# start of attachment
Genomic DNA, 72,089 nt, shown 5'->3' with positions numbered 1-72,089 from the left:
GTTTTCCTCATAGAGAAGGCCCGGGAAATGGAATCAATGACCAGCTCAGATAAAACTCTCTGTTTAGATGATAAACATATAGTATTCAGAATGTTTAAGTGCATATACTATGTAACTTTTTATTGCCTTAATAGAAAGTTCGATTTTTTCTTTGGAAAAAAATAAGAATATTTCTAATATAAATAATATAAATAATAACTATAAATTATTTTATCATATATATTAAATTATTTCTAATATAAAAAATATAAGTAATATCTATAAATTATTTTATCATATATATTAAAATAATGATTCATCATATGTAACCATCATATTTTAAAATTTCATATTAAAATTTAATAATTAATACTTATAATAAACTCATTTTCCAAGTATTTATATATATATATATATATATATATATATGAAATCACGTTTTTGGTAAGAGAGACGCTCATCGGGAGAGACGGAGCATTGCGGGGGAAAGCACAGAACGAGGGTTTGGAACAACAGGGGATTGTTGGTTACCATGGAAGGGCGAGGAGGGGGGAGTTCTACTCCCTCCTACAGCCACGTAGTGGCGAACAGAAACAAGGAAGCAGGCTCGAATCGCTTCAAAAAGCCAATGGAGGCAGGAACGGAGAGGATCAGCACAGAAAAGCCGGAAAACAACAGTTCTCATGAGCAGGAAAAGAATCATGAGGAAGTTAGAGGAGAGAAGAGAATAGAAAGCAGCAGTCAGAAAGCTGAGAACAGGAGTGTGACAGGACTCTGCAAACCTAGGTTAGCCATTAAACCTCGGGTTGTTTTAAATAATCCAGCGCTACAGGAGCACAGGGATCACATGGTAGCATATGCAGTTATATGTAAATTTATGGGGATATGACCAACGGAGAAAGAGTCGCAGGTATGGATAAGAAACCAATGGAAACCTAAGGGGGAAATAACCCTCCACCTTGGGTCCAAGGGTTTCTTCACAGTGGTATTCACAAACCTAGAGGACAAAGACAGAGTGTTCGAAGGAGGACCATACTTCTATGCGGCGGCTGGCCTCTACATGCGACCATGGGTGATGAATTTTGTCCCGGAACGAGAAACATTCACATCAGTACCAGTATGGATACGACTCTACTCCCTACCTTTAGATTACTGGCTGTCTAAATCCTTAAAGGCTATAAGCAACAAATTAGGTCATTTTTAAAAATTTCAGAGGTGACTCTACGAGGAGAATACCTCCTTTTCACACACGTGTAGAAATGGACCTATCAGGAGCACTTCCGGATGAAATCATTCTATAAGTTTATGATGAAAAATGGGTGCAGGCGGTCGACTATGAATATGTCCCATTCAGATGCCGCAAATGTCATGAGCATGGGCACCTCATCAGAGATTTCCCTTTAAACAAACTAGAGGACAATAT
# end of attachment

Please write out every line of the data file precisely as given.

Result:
Genomic DNA, 72,089 nt, shown 5'->3' with positions numbered 1-72,089 from the left:
GTTTTCCTCATAGAGAAGGCCCGGGAAATGGAATCAATGACCAGCTCAGATAAAACTCTCTGTTTAGATGATAAACATATAGTATTCAGAATGTTTAAGTGCATATACTATGTAACTTTTTATTGCCTTAATAGAAAGTTCGATTTTTTCTTTGGAAAAAAATAAGAATATTTCTAATATAAATAATATAAATAATAACTATAAATTATTTTATCATATATATTAAATTATTTCTAATATAAAAAATATAAGTAATATCTATAAATTATTTTATCATATATATTAAAATAATGATTCATCATATGTAACCATCATATTTTAAAATTTCATATTAAAATTTAATAATTAATACTTATAATAAACTCATTTTCCAAGTATTTATATATATATATATATATATATATATATGAAATCACGTTTTTGGTAAGAGAGACGCTCATCGGGAGAGACGGAGCATTGCGGGGGAAAGCACAGAACGAGGGTTTGGAACAACAGGGGATTGTTGGTTACCATGGAAGGGCGAGGAGGGGGGAGTTCTACTCCCTCCTACAGCCACGTAGTGGCGAACAGAAACAAGGAAGCAGGCTCGAATCGCTTCAAAAAGCCAATGGAGGCAGGAACGGAGAGGATCAGCACAGAAAAGCCGGAAAACAACAGTTCTCATGAGCAGGAAAAGAATCATGAGGAAGTTAGAGGAGAGAAGAGAATAGAAAGCAGCAGTCAGAAAGCTGAGAACAGGAGTGTGACAGGACTCTGCAAACCTAGGTTAGCCATTAAACCTCGGGTTGTTTTAAATAATCCAGCGCTACAGGAGCACAGGGATCACATGGTAGCATATGCAGTTATATGTAAATTTATGGGGATATGACCAACGGAGAAAGAGTCGCAGGTATGGATAAGAAACCAATGGAAACCTAAGGGGGAAATAACCCTCCACCTTGGGTCCAAGGGTTTCTTCACAGTGGTATTCACAAACCTAGAGGACAAAGACAGAGTGTTCGAAGGAGGACCATACTTCTATGCGGCGGCTGGCCTCTACATGCGACCATGGGTGATGAATTTTGTCCCGGAACGAGAAACATTCACATCAGTACCAGTATGGATACGACTCTACTCCCTACCTTTAGATTACTGGCTGTCTAAATCCTTAAAGGCTATAAGCAACAAATTAGGTCATTTTTAAAAATTTCAGAGGTGACTCTACGAGGAGAATACCTCCTTTTCACACACGTGTAGAAATGGACCTATCAGGAGCACTTCCGGATGAAATCATTCTATAAGTTTATGATGAAAAATGGGTGCAGGCGGTCGACTATGAATATGTCCCATTCAGATGCCGCAAATGTCATGAGCATGGGCACCTCATCAGAGATTTCCCTTTAAACAAACTAGAGGACAATAT